function with array arguement

This is a discussion on function with array arguement within the C Programming forums, part of the General Programming Boards category; hey, i have written this code just to transfer a few number of elements from one array to another two ...

  1. #1
    Registered User
    Join Date
    Aug 2006
    Posts
    21

    function with array arguement

    hey, i have written this code just to transfer a few number of elements from one array to another two arrays, but I had some problem calling the function. Below is the code:
    Code:
    #include<stdio.h>
    void copy1(float a[],float b[],int c);
    void copy2(float *d,float *c,int a);
    int main(void)
    {
        int a;
        float *b;
        static float rain[12]=
        {10.2,8.1,6.8,4.2,1.5,2.6,2.6,6.4,5.8,4.5,1.1,5.9};
        static float copy1[12]=
        {0,0,0,0,0,0,0,0,0,0,0,0};
        static float copy2[12]=
         {0,0,0,0,0,0,0,0,0,0,0,0};
       copy1(rain,copy1,6);
       copy2(rain,copy2,5);
       b=copy1;
       for (a=0;a<12;a++)
       
         printf("%4.1f",*(b+a));   
       
       
        system("pause");
        return 0;
    }
    void copy1(float a[],float b[],int c)
    {
         int d;
         for (d=0;d<c;d++)
           b[d]=a[d];
         
    }
    void copy2(float *d,float *c,int a)
    {
         int b;
         for (b=0;b<a;b++)
          (c+b)=*(d+b);
    }
    after I called the copy1 and copy2 function, there was a error saying"called object is not a function", how can this happen? and the last assignment (c+b)=*(d+b); is invalid, why?

  2. #2
    Matt Conway bobthebullet990's Avatar
    Join Date
    Nov 2005
    Location
    Cambridge
    Posts
    121
    (c+b)=*(d+b);

    What is this! you can't do that can you? you can only asign the output of a function or such to a single variable! it doesn't make sense to me!
    Many junglists take pride in their belongin to what may be referred to as a globalised drum & bass subculture, as a subculture though, it is not nearly as distinct at gothic or punk!

  3. #3
    Registered User
    Join Date
    Dec 2005
    Location
    Australia - Melbourne
    Posts
    63
    1. the function names should be different to the array names. that is change the function names
    2. change

    Code:
    int b;
    for (b=0;b<a;b++)
          (c+b)=*(d+b);
    to

    Code:
    int b;
    for (b=0;b<a;b++)
          *(c+b)=*(d+b);

  4. #4
    ATH0 quzah's Avatar
    Join Date
    Oct 2001
    Posts
    14,826
    Code:
    void copy2(float *d,float *c,int a)
    {
         int b;
         for (b=0;b<a;b++)
          (c+b)=*(d+b);
    }
    Quote Originally Posted by bobthebullet990
    (c+b)=*(d+b);

    What is this! you can't do that can you?
    Yes and no. This is simple pointer math. Given an address, adding an integer value to it will give you the address that value further along. Say we have an array, which has five values. Say the address of the first entry is at memory address 0x01, and the second is at 0x02, and so on. If we take the first address, 0x01, and add 3 to it, it will give us the element 3 places further along. Make sense?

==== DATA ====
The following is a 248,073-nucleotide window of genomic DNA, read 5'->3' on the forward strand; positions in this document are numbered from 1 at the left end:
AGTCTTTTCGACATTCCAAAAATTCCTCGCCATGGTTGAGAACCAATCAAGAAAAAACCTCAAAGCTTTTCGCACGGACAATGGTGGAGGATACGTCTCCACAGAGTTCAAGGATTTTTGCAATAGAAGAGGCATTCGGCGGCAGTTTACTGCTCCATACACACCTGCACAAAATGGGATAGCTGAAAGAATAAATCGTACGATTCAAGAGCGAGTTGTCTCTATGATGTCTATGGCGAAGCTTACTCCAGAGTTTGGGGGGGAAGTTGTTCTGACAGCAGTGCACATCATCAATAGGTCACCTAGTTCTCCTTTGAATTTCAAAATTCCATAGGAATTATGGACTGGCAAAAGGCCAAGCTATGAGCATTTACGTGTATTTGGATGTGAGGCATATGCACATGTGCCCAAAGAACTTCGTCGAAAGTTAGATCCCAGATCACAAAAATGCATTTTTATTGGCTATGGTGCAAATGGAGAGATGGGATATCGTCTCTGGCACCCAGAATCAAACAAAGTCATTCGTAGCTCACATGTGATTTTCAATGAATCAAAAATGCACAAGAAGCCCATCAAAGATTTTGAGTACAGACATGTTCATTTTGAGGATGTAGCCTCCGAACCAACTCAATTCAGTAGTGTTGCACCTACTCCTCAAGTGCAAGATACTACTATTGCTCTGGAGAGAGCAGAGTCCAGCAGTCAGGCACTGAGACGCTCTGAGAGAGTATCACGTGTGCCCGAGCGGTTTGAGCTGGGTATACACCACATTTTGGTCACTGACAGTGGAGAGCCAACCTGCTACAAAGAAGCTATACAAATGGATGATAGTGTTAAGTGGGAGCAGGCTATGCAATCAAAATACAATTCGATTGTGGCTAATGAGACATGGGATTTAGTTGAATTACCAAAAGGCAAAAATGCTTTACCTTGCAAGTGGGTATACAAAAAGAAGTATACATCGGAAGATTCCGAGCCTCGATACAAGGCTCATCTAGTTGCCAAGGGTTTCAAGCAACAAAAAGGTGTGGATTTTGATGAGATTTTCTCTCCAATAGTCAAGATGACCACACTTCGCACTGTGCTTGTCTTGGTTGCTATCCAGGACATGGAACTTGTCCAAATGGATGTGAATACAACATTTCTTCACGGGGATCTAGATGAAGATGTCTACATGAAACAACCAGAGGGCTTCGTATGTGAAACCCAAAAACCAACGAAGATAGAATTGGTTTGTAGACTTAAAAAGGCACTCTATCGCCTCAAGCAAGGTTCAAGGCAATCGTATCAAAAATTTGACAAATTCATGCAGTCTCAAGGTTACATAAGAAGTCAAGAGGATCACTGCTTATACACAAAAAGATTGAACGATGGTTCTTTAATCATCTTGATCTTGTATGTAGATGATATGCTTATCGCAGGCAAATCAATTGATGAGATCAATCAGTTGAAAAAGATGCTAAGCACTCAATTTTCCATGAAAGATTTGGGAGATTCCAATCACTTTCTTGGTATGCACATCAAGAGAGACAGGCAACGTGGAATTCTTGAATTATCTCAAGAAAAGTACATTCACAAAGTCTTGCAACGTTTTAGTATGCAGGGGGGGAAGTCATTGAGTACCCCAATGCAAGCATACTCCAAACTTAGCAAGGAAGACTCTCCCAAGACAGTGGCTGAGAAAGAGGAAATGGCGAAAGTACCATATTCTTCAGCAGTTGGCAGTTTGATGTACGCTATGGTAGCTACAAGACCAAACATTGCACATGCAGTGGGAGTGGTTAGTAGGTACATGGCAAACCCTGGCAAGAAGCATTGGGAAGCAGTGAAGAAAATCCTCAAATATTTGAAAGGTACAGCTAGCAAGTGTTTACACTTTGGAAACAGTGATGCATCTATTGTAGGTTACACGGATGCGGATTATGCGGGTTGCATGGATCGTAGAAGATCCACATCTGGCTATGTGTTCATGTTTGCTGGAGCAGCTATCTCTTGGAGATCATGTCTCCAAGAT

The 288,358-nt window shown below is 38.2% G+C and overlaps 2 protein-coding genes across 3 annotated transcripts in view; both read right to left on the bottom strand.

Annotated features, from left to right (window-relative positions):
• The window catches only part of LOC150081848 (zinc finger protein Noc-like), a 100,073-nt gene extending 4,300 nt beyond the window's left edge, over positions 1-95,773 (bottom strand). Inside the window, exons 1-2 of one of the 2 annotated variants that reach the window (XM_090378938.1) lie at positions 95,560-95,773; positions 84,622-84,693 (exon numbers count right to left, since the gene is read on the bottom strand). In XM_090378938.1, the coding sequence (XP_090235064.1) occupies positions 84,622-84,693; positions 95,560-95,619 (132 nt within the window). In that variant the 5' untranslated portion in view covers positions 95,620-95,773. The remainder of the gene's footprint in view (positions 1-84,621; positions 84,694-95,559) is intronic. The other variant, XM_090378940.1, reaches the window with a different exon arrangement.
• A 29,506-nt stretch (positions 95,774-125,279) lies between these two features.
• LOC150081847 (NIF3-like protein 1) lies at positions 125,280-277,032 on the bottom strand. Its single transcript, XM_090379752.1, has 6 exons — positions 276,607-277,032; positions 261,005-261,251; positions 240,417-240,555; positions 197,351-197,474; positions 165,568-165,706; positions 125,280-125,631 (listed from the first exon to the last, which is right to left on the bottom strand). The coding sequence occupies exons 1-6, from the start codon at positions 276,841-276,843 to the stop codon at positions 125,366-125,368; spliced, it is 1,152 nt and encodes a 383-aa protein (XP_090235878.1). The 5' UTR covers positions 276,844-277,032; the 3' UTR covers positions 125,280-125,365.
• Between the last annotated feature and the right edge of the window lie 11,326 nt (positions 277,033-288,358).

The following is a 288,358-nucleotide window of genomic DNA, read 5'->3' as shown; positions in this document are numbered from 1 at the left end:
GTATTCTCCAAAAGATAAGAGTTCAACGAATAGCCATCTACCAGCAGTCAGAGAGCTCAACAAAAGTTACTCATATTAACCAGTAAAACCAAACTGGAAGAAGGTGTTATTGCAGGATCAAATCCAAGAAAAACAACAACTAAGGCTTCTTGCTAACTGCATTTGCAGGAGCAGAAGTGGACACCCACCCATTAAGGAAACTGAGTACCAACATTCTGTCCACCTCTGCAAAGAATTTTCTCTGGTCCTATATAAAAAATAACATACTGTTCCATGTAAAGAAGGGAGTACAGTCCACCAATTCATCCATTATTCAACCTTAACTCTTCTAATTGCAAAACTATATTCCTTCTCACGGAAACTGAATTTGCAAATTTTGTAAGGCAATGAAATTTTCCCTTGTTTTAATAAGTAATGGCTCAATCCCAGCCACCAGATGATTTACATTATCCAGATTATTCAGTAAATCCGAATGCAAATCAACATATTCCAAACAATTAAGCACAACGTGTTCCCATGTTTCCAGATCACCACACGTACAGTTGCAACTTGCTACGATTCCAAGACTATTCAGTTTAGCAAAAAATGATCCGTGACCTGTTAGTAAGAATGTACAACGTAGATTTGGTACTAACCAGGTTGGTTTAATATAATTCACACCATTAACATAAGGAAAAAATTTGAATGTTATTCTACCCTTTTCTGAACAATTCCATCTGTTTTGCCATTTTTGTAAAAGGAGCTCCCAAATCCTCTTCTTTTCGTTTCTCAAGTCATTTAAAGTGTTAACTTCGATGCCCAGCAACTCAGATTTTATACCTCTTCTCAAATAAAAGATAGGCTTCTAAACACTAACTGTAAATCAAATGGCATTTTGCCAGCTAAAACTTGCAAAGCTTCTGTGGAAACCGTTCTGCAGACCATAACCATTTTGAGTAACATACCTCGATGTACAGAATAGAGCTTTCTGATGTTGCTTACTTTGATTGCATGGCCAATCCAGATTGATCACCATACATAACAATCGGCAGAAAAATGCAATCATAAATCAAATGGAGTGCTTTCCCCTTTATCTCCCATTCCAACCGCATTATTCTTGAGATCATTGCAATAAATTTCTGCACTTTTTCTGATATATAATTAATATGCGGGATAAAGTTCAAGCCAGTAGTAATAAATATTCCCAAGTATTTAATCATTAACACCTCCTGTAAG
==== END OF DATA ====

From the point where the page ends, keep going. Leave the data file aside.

Ok, now what about the size? How far is "one further along"? Well, when you add a value to the pointer, you're really adding the "size of the object being pointed to * the value" in actual bytes. This way, if we have an integer as our base type in the above example, when we add 3 to it, it moves along three times the size of an integer. If we had an array of characters, or floats, or structures, we still move the right amount down the line.

    However, that being said, this example is flawed, because they should be dereferencing the first address also, or, not dereferencing the second. Dereference both, or neither, depending one how you're "copying".


    Quzah.
    Hope is the first step on the road to disappointment.

  5. #5
    CSharpener vart's Avatar
    Join Date
    Oct 2006
    Location
    Rishon LeZion, Israel
    Posts
    6,473
    Quote Originally Posted by quzah
    [/code]
    However, that being said, this example is flawed, because they should be dereferencing the first address also, or, not dereferencing the second. Dereference both, or neither, depending one how you're "copying".
    Quzah.
    If you do not dereference the (c+b) you will not get a l-value... so you cannot assign to it even if the right-side pointer will not be dereferenced...
    The first 90% of a project takes 90% of the time,
    the last 10% takes the other 90% of the time.

  6. #6
    ATH0 quzah's Avatar
    Join Date
    Oct 2001
    Posts
    14,826
    Code:
    void wrong( char *a, char *b, size_t x )
    {
        size_t c;
        for( c = 0; c < x; c++ )
        {
            (a + c) = (b + c);
        }
    }
    I'll blame lack of my morning cup o' joe. You're right. Thinking about it a bit more, a pointer plus a value gives a value. Values cannot be assigned to each other.
    Code:
    7 = 3;
    So then...
    Code:
    void right( char *a, char *b, size_t x )
    {
        size_t c;
        for( c = 0; c < x; c++ )
        {
            *(a + c) = *(b + c);
        }
    }
    But dereferencing both works. Dereferencing one, as stated, will not work.

    Quzah.
    Hope is the first step on the road to disappointment.

Popular pages Recent additions subscribe to a feed

Similar Threads

  1. sorting number
    By Leslie in forum C Programming
    Replies: 8
    Last Post: 05-20-2009, 04:23 AM
  2. Dynamic Array Allocation function
    By P4R4N01D in forum C++ Programming
    Replies: 6
    Last Post: 05-15-2009, 02:04 AM
  3. Struct *** initialization
    By Saravanan in forum C Programming
    Replies: 20
    Last Post: 10-09-2003, 12:04 PM
  4. qt help
    By Unregistered in forum Linux Programming
    Replies: 1
    Last Post: 04-20-2002, 09:51 AM
  5. Replies: 3
    Last Post: 03-23-2002, 03:20 PM

1 2 3 4 5 6 7 8 9 10 11 12 13 14 15 16 17 18 19 20 21